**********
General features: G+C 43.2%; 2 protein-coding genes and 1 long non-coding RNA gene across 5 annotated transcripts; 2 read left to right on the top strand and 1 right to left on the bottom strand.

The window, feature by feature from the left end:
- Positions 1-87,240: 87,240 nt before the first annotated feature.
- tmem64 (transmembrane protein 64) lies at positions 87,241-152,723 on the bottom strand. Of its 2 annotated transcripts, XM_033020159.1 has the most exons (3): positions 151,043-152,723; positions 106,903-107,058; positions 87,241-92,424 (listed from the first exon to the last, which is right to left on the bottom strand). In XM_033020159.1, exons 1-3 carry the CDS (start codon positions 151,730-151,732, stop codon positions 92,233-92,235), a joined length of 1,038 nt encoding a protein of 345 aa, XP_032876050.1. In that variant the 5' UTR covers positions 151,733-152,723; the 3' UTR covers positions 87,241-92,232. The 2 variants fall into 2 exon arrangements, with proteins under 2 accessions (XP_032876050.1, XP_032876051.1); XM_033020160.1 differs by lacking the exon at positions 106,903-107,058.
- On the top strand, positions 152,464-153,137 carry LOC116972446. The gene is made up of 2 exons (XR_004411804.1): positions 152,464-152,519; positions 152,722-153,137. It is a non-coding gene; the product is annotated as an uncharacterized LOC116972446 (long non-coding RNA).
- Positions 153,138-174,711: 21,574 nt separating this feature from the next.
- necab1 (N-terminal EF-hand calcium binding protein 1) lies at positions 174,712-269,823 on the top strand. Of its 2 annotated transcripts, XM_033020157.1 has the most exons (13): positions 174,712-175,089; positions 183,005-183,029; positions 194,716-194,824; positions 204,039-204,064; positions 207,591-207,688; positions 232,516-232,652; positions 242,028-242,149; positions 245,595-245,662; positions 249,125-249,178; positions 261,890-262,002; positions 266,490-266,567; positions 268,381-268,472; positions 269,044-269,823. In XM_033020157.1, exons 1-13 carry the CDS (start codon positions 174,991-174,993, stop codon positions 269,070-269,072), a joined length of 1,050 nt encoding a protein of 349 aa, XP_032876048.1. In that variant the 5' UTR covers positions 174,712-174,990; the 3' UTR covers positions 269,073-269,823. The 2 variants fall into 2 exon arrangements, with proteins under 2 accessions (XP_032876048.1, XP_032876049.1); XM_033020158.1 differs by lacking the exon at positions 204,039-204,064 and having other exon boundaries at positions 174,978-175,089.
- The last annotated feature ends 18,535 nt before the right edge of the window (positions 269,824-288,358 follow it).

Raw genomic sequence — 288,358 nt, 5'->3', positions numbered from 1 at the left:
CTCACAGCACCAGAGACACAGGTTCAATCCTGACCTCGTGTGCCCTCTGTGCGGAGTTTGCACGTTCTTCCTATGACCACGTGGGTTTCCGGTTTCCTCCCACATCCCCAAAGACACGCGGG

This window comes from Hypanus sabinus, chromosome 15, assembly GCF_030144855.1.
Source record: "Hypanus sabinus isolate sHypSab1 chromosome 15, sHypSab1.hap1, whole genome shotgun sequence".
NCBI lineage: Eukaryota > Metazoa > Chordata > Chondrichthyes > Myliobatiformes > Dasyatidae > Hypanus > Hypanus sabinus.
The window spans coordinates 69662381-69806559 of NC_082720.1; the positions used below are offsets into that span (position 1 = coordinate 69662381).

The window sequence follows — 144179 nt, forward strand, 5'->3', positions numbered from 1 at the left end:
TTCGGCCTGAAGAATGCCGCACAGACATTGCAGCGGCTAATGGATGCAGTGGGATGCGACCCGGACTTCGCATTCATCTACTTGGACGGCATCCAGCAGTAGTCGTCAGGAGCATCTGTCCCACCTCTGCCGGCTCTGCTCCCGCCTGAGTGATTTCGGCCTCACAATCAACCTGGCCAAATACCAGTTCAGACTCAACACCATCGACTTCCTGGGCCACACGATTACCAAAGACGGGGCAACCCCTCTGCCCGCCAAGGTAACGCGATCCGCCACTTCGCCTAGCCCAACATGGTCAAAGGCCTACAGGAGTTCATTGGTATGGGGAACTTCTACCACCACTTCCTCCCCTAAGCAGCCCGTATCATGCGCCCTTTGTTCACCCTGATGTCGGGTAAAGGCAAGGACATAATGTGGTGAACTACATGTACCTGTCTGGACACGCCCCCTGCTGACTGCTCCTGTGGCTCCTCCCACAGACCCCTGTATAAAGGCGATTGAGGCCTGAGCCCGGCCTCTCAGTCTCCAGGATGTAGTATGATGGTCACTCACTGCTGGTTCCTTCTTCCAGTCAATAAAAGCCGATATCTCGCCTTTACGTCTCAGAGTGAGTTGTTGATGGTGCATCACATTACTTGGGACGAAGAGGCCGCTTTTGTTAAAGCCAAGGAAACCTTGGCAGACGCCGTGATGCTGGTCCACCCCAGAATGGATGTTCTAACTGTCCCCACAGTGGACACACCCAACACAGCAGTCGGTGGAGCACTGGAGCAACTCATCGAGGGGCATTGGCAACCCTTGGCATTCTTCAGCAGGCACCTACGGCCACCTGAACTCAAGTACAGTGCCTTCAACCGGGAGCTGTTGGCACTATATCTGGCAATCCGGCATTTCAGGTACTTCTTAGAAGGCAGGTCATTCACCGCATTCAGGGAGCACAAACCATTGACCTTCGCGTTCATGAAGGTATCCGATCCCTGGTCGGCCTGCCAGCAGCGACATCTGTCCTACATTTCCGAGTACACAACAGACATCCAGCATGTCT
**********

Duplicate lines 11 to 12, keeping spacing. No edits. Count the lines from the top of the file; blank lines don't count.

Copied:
This window comes from Hypanus sabinus, chromosome 15, assembly GCF_030144855.1.
Source record: "Hypanus sabinus isolate sHypSab1 chromosome 15, sHypSab1.hap1, whole genome shotgun sequence".